Oct 28, 2018
Zhang-Wei Hong, Tzu-Yun Shann, Shih-Yang Su, Yi-Hsiang Chang, Chun-Yi Lee

Efficient exploration remains a challenging research problem in reinforcement learning, especially when an environment contains large state spaces, deceptive local optima, or sparse rewards. To tackle this problem, we present a diversity-driven approach for exploration, which can be easily combined with both off- and on-policy reinforcement learning algorithms. We show that by simply adding a distance measure to the loss function, the proposed methodology significantly enhances an agent's exploratory behaviors, and thus preventing the policy from being trapped in local optima. We further propose an adaptive scaling method for stabilizing the learning process. Our experimental results in Atari 2600 show that our method outperforms baseline approaches in several tasks in terms of mean scores and exploration efficiency.

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Adversarial Exploration Strategy for Self-Supervised Imitation Learning

Jun 26, 2018
Zhang-Wei Hong, Tsu-Jui Fu, Tzu-Yun Shann, Yi-Hsiang Chang, Chun-Yi Lee

We present an adversarial exploration strategy, a simple yet effective imitation learning scheme that incentivizes exploration of an environment without any extrinsic reward or human demonstration. Our framework consists of a deep reinforcement learning (DRL) agent and an inverse dynamics model contesting with each other. The former collects training samples for the latter, and its objective is to maximize the error of the latter. The latter is trained with samples collected by the former, and generates rewards for the former when it fails to predict the actual action taken by the former. In such a competitive setting, the DRL agent learns to generate samples that the inverse dynamics model fails to predict correctly, and the inverse dynamics model learns to adapt to the challenging samples. We further propose a reward structure that ensures the DRL agent collects only moderately hard samples and not overly hard ones that prevent the inverse model from imitating effectively. We evaluate the effectiveness of our method on several OpenAI gym robotic arm and hand manipulation tasks against a number of baseline models. Experimental results show that our method is comparable to that directly trained with expert demonstrations, and superior to the other baselines even without any human priors.

* Submitted to NIPS-2018 

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A Deep Policy Inference Q-Network for Multi-Agent Systems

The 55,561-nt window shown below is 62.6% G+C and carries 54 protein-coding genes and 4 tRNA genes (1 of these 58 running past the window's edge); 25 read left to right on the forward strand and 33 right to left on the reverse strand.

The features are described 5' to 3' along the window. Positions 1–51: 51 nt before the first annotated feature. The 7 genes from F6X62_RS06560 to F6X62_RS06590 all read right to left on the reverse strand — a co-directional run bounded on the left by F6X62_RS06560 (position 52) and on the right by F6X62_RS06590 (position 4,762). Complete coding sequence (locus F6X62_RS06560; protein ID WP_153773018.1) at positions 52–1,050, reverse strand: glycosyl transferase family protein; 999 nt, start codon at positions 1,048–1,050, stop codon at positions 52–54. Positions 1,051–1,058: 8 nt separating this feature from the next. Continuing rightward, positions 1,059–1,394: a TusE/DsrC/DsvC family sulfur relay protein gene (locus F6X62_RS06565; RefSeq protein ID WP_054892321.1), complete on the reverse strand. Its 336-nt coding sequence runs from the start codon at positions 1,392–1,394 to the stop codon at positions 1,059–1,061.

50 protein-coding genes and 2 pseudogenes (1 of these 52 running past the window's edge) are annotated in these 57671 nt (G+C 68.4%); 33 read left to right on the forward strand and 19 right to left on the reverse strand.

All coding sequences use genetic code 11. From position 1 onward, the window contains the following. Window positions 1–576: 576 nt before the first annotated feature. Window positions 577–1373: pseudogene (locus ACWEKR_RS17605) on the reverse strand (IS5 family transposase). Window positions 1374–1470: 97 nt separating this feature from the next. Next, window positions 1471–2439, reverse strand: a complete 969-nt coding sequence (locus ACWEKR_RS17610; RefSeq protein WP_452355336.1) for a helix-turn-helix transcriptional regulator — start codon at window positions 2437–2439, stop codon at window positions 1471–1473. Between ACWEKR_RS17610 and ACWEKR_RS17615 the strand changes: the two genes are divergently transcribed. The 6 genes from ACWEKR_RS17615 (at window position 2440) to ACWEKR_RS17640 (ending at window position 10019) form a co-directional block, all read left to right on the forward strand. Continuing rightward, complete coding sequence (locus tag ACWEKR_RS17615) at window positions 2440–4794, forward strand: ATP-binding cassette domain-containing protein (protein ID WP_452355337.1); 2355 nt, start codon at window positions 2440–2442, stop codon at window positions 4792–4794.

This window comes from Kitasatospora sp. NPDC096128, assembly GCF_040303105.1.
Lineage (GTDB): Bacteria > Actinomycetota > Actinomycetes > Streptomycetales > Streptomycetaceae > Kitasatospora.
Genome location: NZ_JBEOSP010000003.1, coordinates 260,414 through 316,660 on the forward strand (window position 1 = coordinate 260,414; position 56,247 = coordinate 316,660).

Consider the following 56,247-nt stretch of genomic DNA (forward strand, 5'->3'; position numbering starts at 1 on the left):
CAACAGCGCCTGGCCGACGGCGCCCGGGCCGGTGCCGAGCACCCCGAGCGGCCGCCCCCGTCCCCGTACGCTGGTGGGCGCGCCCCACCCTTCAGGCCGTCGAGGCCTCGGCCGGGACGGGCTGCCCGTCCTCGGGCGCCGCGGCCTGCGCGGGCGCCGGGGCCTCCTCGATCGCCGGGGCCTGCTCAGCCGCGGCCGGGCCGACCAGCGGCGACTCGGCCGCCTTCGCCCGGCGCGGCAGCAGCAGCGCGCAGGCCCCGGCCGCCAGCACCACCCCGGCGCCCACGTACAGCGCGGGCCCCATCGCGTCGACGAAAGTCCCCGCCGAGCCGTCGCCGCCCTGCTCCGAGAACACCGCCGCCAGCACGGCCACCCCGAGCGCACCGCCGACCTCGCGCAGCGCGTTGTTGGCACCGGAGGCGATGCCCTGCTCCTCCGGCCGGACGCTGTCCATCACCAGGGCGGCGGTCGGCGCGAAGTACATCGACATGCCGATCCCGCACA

Apr 09, 2018
Zhang-Wei Hong, Shih-Yang Su, Tzu-Yun Shann, Yi-Hsiang Chang, Chun-Yi Lee

We present DPIQN, a deep policy inference Q-network that targets multi-agent systems composed of controllable agents, collaborators, and opponents that interact with each other. We focus on one challenging issue in such systems---modeling agents with varying strategies---and propose to employ "policy features" learned from raw observations (e.g., raw images) of collaborators and opponents by inferring their policies. DPIQN incorporates the learned policy features as a hidden vector into its own deep Q-network (DQN), such that it is able to predict better Q values for the controllable agents than the state-of-the-art deep reinforcement learning models. We further propose an enhanced version of DPIQN, called deep recurrent policy inference Q-network (DRPIQN), for handling partial observability. Both DPIQN and DRPIQN are trained by an adaptive training procedure, which adjusts the network's attention to learn the policy features and its own Q-values at different phases of the training process. We present a comprehensive analysis of DPIQN and DRPIQN, and highlight their effectiveness and generalizability in various multi-agent settings. Our models are evaluated in a classic soccer game involving both competitive and collaborative scenarios. Experimental results performed on 1 vs. 1 and 2 vs. 2 games show that DPIQN and DRPIQN demonstrate superior performance to the baseline DQN and deep recurrent Q-network (DRQN) models. We also explore scenarios in which collaborators or opponents dynamically change their policies, and show that DPIQN and DRPIQN do lead to better overall performance in terms of stability and mean scores.